SCHOOLING THE WATER
If the time has come to get out and start competing with your horse, it’s important to remember the horse’s confidence and future progression should always come ahead of immediate competition success.
“Often, I’ve found with my horses that the first year or two of competition, I might be doing EvA80s and maybe some EA95s. I will always show them the water before going back to jump through the flags into the water jump. You are permitted to do that; you might end up incurring some time faults because you’re taking your time… but it’s really important that they have a good, happy experience doing it. I think it’s absolutely the way to go to show an inexperienced horse the water first,” says Rohan.
As Rohan explains, schooling the water on course is permitted without penalty (other than the time it takes), however, you must be careful not to present at all to any of the fences prior to schooling through.
“If you plan to school through the water before attempting the jump, you need to come on a line that’s not suggestive that you’re approaching the fence initially. You can go across the track that you will end up jumping into the water from, but you can’t come in and present to the fence, feel the horse back off and then abort mission and re-route. It must be clear that your plan is to school through the water and then present to the fence.” Rohan adds that it’s a bit different when there are combination fences involved, however they don’t tend to come in until the higher levels – and by then, you shouldn’t need to be schooling.
So how do you know when to take the plunge and jump in without schooling at a competition? Rohan says it all comes down to knowing your horse and feeling when they begin to tackle the water jump with absolutely no hesitation.
“We’re also really lucky these days in that lot of the courses we now have two water jumps,” he says. “I often go from maybe at the first water jump, showing the horse the water and then popping in… and then as the horses are getting more experienced, I might go straight into the second water without schooling. It often takes one or two years to have a horse that’s really confident and in front of your leg jumping into water.”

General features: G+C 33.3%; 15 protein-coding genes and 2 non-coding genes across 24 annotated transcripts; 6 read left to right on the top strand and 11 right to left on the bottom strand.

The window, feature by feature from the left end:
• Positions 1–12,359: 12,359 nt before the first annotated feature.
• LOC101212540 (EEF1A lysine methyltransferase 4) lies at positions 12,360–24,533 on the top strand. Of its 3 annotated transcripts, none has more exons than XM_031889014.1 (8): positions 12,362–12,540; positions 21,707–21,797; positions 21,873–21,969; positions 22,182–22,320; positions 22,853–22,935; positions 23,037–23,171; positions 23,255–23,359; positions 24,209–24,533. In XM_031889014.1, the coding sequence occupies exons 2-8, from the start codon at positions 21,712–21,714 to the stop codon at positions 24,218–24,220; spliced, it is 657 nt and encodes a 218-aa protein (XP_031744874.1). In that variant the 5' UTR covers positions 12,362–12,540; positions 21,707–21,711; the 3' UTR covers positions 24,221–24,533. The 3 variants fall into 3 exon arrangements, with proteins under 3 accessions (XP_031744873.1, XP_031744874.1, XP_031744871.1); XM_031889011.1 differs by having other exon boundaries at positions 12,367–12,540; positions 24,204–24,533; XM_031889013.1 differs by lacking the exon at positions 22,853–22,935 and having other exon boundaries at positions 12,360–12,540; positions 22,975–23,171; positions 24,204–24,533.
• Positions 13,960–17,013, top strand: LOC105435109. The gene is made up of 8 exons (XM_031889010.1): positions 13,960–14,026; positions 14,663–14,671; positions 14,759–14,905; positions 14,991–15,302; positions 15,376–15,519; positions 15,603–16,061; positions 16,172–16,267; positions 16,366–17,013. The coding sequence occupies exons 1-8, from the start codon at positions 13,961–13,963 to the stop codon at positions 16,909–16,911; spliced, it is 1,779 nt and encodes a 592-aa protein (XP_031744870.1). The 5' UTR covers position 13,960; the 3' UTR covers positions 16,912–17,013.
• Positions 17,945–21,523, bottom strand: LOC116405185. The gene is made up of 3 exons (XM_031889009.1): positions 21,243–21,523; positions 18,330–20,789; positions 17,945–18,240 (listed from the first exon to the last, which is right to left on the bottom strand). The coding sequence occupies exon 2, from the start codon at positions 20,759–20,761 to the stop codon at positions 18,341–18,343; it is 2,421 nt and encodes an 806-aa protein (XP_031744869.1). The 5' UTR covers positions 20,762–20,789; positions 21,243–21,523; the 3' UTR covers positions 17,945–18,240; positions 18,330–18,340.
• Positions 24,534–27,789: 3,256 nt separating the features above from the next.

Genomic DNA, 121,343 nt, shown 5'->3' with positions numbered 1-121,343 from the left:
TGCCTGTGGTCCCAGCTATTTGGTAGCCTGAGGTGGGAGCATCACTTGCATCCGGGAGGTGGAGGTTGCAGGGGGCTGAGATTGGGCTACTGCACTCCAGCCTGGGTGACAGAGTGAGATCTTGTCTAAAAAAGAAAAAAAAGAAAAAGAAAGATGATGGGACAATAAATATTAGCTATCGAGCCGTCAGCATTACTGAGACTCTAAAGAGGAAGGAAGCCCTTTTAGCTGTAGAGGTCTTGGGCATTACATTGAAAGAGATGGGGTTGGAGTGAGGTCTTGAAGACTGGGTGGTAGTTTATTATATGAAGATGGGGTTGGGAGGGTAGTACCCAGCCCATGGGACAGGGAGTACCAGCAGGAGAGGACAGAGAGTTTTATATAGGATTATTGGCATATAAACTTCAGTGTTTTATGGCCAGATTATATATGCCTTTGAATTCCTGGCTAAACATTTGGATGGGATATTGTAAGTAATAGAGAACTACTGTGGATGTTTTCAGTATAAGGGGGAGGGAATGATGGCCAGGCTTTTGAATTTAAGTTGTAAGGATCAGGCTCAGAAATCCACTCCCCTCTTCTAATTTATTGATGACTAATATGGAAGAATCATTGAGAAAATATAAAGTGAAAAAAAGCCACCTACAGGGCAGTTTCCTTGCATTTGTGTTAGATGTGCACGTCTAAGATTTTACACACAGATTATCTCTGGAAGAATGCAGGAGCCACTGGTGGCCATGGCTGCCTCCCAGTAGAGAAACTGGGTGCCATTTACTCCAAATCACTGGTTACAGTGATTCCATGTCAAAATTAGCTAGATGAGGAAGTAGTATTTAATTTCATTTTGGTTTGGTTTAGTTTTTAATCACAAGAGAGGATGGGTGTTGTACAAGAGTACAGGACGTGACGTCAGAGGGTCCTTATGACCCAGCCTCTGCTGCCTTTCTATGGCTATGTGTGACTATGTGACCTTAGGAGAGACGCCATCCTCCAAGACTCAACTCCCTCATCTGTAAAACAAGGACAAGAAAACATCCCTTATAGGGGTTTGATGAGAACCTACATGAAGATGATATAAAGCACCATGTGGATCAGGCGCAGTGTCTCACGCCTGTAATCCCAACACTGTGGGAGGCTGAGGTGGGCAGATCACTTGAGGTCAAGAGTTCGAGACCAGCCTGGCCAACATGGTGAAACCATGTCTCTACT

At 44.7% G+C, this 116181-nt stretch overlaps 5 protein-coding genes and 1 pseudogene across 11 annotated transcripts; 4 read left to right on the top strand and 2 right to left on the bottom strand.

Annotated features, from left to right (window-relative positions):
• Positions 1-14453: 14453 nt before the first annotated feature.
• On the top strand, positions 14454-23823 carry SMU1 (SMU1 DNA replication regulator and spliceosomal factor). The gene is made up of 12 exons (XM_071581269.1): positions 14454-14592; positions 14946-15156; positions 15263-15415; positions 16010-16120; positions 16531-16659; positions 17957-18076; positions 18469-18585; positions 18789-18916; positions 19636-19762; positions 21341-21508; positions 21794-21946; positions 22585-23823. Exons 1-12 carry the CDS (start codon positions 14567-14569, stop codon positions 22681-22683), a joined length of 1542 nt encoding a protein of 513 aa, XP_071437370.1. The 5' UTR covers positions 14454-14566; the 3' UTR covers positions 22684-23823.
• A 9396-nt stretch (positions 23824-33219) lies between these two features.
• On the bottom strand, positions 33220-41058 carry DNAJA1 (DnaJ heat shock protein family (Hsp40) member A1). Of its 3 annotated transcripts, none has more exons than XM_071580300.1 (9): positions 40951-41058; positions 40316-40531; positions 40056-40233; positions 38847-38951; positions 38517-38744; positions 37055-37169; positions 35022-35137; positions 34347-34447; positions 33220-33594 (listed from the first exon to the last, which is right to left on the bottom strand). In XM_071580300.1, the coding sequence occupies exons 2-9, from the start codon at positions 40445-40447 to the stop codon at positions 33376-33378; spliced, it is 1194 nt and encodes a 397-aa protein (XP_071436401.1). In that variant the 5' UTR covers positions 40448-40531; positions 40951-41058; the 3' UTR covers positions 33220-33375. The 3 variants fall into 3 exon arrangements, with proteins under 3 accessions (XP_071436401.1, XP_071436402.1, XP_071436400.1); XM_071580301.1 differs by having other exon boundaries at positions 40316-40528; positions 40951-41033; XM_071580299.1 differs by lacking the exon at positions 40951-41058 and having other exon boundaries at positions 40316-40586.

Despite the best intentions, we as riders can make mistakes – and horses don’t always go according to plan! So, when an issue does pop up at the water, how do you handle it? “If you’re in training, it’s easy. If your horse has a stop at the water, you can quietly just turn away and go back and do some other schooling and then come back to things.”
“However, if something goes wrong at a competition, you have to make a judgment call at that time. You might have to walk away that day… walk away from the fence and just walk through the water and retire and talk to the organisers about having a school at some stage. It’s really important that you never get too wound up with your horse in the heat of the moment when something goes wrong. You don’t want them to have a bad experience and have them get nervous at all. You’ve just got to go back and do some more schooling. Come back another day.”
“It’s important to understand that once you’ve schooled a water jump, usually the horse is really happy with that water jump, but you’ll take them to a different course and the young horses will find a different water jump a bit tough again,” warns Rohan.
In that training situation, it’s important to start back at a lower level. “Just walk them through and then trot them through, and go through the same process [as you did with initial water jump training] at the new water jump.”
Rohan says that with young or inexperienced horses, it’s also important to be mindful of the water jump following a break. “If you do a competition season and the horse is going really well and you’re really happy with everything and then you have a little break, you’ve got to be careful with the water. I think it’s important to go back and school water again before you head out for your next competition season.”
“It’s the sort of thing that will catch you out at that first event back, where the horse hasn’t seen the water for a while and then suddenly you could have a refusal or something. It’s really important for the young horse to go back a couple of steps to make sure they’re confident again.”